Published: Wed, January 09, 2019
Medical | By

Flu activity begins to spike across country

Flu activity begins to spike across country

The predominant strain now circulating is H1N1, which is affecting younger age groups more than strains that have circulated in previous years.

There have been at least two deaths, according to Ottawa Public Health, both involving adults over the age of 65 - one in November and one in December.

Cadieux noted that flu season peaked early this year in Alberta, but has yet to peak in Ottawa.

"It's a different season, different profile".

It is recommended that people still get the flu vaccination if they have not already.

"Flu activity has taken off our projection is that it's going to continue to increase, probably for the next few months", says Dr. Andrew Walshak with Presbyterian/ St. Luke's Medical Center. If you are sick, avoiding people who are hospitalized, undergoing cancer treatment, or who have diabetes or other chronic illnesses is a good idea.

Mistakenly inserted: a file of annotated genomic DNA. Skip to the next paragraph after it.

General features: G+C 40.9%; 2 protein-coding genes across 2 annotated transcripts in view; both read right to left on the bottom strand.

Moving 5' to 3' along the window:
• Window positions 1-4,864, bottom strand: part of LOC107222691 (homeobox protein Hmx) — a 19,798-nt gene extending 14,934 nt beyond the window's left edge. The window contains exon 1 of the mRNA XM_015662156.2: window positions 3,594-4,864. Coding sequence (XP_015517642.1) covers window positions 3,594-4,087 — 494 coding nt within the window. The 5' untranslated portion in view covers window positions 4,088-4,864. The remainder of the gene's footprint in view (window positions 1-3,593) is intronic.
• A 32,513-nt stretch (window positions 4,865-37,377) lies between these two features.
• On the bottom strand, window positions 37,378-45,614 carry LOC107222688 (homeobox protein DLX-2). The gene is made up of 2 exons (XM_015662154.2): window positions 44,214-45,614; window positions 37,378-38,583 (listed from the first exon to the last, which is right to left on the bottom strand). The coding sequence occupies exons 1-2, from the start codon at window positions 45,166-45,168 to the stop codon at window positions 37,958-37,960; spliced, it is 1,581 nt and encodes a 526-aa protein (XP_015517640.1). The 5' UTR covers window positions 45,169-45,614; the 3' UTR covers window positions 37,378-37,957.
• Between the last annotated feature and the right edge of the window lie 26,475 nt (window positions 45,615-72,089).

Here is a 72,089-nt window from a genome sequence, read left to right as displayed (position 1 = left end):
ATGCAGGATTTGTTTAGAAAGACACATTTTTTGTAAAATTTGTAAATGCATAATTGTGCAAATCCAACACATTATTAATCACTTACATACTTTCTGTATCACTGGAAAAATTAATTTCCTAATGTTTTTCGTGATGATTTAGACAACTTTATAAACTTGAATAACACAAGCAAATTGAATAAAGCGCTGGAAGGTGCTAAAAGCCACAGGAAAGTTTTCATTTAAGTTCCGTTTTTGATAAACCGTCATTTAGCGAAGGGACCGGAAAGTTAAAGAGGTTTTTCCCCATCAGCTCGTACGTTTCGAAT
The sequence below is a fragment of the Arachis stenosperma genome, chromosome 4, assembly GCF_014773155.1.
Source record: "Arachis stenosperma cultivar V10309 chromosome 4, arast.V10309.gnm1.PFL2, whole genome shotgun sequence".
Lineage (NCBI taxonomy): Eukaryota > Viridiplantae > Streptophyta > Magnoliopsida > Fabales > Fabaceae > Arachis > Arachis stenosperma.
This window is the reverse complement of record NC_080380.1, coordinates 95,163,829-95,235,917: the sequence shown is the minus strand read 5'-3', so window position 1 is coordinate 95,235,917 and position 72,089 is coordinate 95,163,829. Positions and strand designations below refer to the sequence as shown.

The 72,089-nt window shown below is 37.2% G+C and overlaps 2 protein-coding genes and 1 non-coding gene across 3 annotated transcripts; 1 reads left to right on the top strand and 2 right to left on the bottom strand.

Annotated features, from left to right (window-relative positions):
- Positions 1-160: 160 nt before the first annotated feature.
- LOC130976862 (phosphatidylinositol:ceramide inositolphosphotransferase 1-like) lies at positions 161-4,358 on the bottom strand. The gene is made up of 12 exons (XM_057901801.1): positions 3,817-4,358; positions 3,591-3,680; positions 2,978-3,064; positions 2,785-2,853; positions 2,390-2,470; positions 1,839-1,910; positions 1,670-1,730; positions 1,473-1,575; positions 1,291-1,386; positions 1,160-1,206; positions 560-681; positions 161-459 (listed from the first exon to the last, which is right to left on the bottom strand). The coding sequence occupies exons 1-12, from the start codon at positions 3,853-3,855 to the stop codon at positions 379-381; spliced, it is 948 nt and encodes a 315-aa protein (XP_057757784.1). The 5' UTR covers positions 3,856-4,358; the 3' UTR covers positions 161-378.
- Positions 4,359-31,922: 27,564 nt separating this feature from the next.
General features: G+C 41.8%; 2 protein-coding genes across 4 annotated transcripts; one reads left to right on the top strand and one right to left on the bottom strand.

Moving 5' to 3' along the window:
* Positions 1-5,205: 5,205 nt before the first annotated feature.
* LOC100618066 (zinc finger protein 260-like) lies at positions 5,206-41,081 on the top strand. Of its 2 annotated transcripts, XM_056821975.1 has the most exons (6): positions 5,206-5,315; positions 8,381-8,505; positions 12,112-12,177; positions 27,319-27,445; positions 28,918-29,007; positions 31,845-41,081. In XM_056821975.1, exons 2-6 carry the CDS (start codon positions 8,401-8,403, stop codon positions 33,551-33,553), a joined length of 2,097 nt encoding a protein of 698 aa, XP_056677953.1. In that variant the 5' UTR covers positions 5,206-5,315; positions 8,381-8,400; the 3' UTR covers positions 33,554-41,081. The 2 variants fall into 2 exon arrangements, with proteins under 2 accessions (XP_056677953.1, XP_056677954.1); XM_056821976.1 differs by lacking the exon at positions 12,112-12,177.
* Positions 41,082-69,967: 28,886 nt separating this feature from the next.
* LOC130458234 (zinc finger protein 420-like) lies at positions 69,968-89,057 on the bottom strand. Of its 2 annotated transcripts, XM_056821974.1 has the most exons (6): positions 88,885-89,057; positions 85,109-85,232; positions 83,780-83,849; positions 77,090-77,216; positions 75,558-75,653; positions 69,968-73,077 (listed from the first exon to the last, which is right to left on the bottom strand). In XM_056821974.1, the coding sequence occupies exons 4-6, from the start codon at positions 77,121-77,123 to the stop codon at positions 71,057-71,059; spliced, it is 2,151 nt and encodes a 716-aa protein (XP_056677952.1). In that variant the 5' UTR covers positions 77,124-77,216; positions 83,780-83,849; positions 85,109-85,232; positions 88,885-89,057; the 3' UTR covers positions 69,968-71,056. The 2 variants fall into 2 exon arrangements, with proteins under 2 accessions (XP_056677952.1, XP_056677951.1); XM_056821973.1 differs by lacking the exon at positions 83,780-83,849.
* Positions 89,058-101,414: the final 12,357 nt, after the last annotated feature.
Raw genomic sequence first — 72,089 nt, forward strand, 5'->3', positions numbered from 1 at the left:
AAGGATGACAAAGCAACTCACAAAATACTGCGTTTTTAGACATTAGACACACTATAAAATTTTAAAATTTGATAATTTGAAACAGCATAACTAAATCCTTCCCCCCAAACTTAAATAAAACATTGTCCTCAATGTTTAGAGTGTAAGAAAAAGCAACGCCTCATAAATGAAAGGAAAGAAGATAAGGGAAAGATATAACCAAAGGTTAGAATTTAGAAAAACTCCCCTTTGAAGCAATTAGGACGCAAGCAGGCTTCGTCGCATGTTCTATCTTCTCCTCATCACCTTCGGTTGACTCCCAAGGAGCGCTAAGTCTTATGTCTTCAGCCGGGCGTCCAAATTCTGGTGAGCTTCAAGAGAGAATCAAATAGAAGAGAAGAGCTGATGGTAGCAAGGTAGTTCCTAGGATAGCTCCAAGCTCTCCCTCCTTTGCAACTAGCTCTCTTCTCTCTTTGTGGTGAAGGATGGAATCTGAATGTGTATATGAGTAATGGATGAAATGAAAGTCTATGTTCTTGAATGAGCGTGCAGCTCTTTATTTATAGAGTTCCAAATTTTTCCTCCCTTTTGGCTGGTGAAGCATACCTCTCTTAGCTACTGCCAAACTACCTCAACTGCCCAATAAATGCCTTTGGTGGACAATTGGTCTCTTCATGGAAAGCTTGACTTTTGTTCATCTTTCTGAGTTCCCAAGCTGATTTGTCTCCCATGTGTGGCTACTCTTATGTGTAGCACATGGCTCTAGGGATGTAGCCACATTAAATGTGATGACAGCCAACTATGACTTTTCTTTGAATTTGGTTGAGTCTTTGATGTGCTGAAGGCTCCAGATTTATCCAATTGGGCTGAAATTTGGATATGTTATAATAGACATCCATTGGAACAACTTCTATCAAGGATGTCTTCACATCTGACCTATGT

Last season at that point, 11,275 cases of lab-confirmed flu had been reported.

It's been less severe so far this year, but federal health officials say they're now seeing sharp increases in flu activity nationwide. That's more than double the activity of the previous week.

Seventy-one of those kids had to be admitted to the ICU. "It's just a slow upward, so we're only at the beginning of flu season right now". Severe complications of influenza infection include pneumonia which can lead to hospitalization and death. "This year's vaccine is a good match for circulating strains and it is not too late to get the vaccine". H3N2, the strain largely responsible for last year's outbreak, has so far been less common than the H1N1 strain.

The most effective way to protect against the flu is to get a dose of seasonal flu vaccine.

"It's not too late".

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